Steam from the low-pressure end of the steam turbine is used to produce hot water for domestic hot water and for building heating. The hot water is pumped, via underground piping, to a large number of nearby buildings, i.e., a near-zero-CO2, highly efficient (about 65%), DHW/district heating system.

 

https://www.zerohedge.com/energy/russia-tests-nuclear-powered-showe...

https://world-nuclear-news.org/Articles/Russia-connects-floating-pl...

https://en.wikipedia.org/wiki/Akademik_Lomonosov

Global Energy Data Shows Fossil Fuels Completely Dominate World Energy Use in 2020

https://wattsupwiththat.com/2021/07/11/2020-global-energy-data-show...

 

World Fossil Fuel Supply was 84 Percent of World Primary Energy in 2020

 

Primary energy is used for all purposes by users, such as power plants, industrial/commercial entities, processing plants, farming, buildings, transport, etc., to produce goods and services, including electricity.

 

The world percentage of fossil fuels for primary energy has remained about the same for several decades, even though wind and solar energy quantities have increased.

 

In 2020, the percentages of the world primary energy mix were:

 

Coal, 27%; Natural Gas, 24%; Oil, 33%, a total of 84%, plus Nuclear, 4%; Hydro, 6%; Renewables, 5%, after more than 20 years of subsidies.

 

Some of the primary energy, about 10%, is used for exploration, extraction, processing and transport to provide primary energy to users. That 10% of primary energy is often called “upstream energy”.

 

For example, the A-to-Z production of ethanol from corn requires a very significant quantity of primary energy to produce a gallon of ethanol for blending with gasoline. Often, the upstream CO2 (13.56 lb CO2/gal) is ignored, and the combustion CO2 of ethanol (12.72 lb CO2/gal) is not counted; its combustion CO2 has been declared "renewable", per international agreements.

 

https://www.forbes.com/sites/rrapier/2020/06/20/bp-review-new-highs...

http://www.windtaskforce.org/profiles/blogs/politically-inspired-ma...


China, India, etc., to Continue High Levels of Coal Burning, per Glasgow COP26

 

China and India will not sacrifice their economic progress on the altar of global warming. Do you really believe China and India can afford to stop burning coal? Do you think they want to? Of course not.

 

India

India made it perfectly clear at the beginning of the Glasgow COP26, the developed nations should de-industrialize first, before asking developing nations to follow suit.

 

India declared it would not sign the statement of COP26 goals regarding coal burning. The statement read “close down coal by 2030”. India insisted that be replaced by “phase down unabated coal”.

 

Unabated refers to the common practice of Indian households, etc., cooking over open fires with coal, a major source of local air pollution. It would be phased down (no time limit was stated).

 

All this means:

 

1) Burning coal in power plants, with air pollution abatement systems, would be unaffected (no time limit was stated).

2) The major coal burning countries, such as China, India, Australia, Brazil, etc., would continue to burn coal.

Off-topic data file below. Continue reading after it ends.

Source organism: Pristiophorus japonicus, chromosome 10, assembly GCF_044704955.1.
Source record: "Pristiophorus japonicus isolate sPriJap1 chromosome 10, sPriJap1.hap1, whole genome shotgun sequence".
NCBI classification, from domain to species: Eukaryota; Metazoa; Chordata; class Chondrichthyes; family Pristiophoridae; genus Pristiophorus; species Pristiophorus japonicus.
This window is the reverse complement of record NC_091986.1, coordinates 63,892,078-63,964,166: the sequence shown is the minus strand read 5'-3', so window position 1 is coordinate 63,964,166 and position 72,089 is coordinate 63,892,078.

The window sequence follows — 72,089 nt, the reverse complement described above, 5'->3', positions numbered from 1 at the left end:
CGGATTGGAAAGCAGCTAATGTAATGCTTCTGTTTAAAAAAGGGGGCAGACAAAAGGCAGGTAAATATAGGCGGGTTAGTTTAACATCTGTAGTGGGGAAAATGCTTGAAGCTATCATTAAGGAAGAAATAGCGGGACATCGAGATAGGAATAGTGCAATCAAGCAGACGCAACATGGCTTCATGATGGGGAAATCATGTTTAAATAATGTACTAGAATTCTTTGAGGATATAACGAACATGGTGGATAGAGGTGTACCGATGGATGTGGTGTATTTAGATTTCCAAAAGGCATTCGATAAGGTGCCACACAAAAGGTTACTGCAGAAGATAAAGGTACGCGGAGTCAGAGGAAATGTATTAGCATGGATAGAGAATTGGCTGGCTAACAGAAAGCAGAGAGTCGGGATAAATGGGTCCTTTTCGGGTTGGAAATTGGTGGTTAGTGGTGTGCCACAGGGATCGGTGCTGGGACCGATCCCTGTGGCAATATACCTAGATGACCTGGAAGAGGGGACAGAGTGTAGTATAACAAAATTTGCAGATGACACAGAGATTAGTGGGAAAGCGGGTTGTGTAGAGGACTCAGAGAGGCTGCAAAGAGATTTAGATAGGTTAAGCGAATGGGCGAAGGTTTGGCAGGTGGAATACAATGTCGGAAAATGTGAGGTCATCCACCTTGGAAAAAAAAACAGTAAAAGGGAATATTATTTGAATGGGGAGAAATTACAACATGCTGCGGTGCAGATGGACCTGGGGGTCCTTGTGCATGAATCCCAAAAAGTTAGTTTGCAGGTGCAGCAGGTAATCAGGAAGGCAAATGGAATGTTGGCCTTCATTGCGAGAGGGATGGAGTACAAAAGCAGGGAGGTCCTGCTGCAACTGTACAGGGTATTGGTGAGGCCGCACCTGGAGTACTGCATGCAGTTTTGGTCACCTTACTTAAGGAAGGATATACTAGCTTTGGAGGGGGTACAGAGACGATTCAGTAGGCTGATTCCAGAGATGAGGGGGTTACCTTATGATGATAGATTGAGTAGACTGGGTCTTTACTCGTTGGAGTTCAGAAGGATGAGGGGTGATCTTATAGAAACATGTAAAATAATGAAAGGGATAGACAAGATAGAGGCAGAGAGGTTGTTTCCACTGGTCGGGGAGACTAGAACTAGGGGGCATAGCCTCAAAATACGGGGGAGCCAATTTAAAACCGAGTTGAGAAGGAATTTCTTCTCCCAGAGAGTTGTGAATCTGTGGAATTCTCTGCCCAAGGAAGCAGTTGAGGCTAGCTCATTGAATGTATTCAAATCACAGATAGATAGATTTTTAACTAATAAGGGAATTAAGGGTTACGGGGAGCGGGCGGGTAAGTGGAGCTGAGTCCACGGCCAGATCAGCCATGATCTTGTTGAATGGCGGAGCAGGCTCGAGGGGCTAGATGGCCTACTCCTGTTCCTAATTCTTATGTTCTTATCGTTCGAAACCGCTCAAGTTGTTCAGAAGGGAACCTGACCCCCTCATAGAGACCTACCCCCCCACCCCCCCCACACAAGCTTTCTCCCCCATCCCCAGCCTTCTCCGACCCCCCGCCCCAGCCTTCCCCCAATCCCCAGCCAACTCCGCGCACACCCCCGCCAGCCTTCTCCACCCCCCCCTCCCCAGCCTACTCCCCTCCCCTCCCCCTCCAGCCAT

https://www.windtaskforce.org/profiles/blogs/cop26-caves-on-coal-ph...

 

China

Despite various RE boosters, such as financial adviser Bloomberg, hyping China’s wind and solar efforts, the reality is, almost 80% of China’s electricity growth is from fossil fuels, almost entirely coal. Because China is so big, that fossil growth is worsening its own air pollution, plus the air pollution around the world; the soot falls on snow/ice-covered areas. Melting of snow/ice is much quicker.

 

China burns about 4 BILLION metric ton of coal each year, more than the rest of the world combined. Its reliance on coal is increasing.

China has expanded its mines to produce an additional 220 million Mt of coal in 2021, up almost six percent from 2020.

China is planning to build 43 new coal-fired power plants and 18 new blast furnaces.

 

From third qtr. 2020, to third qtr. 2021, China added 460.2 TWh of fossil electricity, which is 3.9 times the total annual electricity supply of NE, or 76.7 times the annual electricity supply of Vermont.

 

Electricity production growth was 586.9 TWh, up 10.7%, of which 460.2 TWh, or 78.4%, was from fossil fuels, mostly coal.

Wind growth was 89 TWh, up 28.4%, from a low base

Solar growth was 12.6 TWh, up 10.2%, from a low base.

Nuclear growth was 33.2 TWh, up 12.3%, from a low base

 

https://wattsupwiththat.com/2021/11/03/china-still-burning-more-mor...

https://chinaenergyportal.org/en/2021-q3-electricity-other-energy-s...

 

China plans to build 200,000 MW of near-zero-CO2 nuclear plants; about 150 units, each 2,350 MW, on about 75 sites, at a cost of $440 billion, by 2035

 

Amortizing the capital cost at 3.5%/y over 60 years would be ($17,556,485,920/y) / (200,000 MW x 8,766 h/y x 0.90, CF) = $0.01113/kWh, about one third the cost of EU and US nuclear plants.

 

https://www.zerohedge.com/markets/uranium-stocks-soar-market-discov...

https://www.myamortizationchart.com

World Electricity Production, by source

Fed to grids by electricity producers = net production = gross production - self-use

“Other renewables” include electricity from biomass/tree-burning power plants

https://ourworldindata.org/grapher/electricity-prod-source-stacked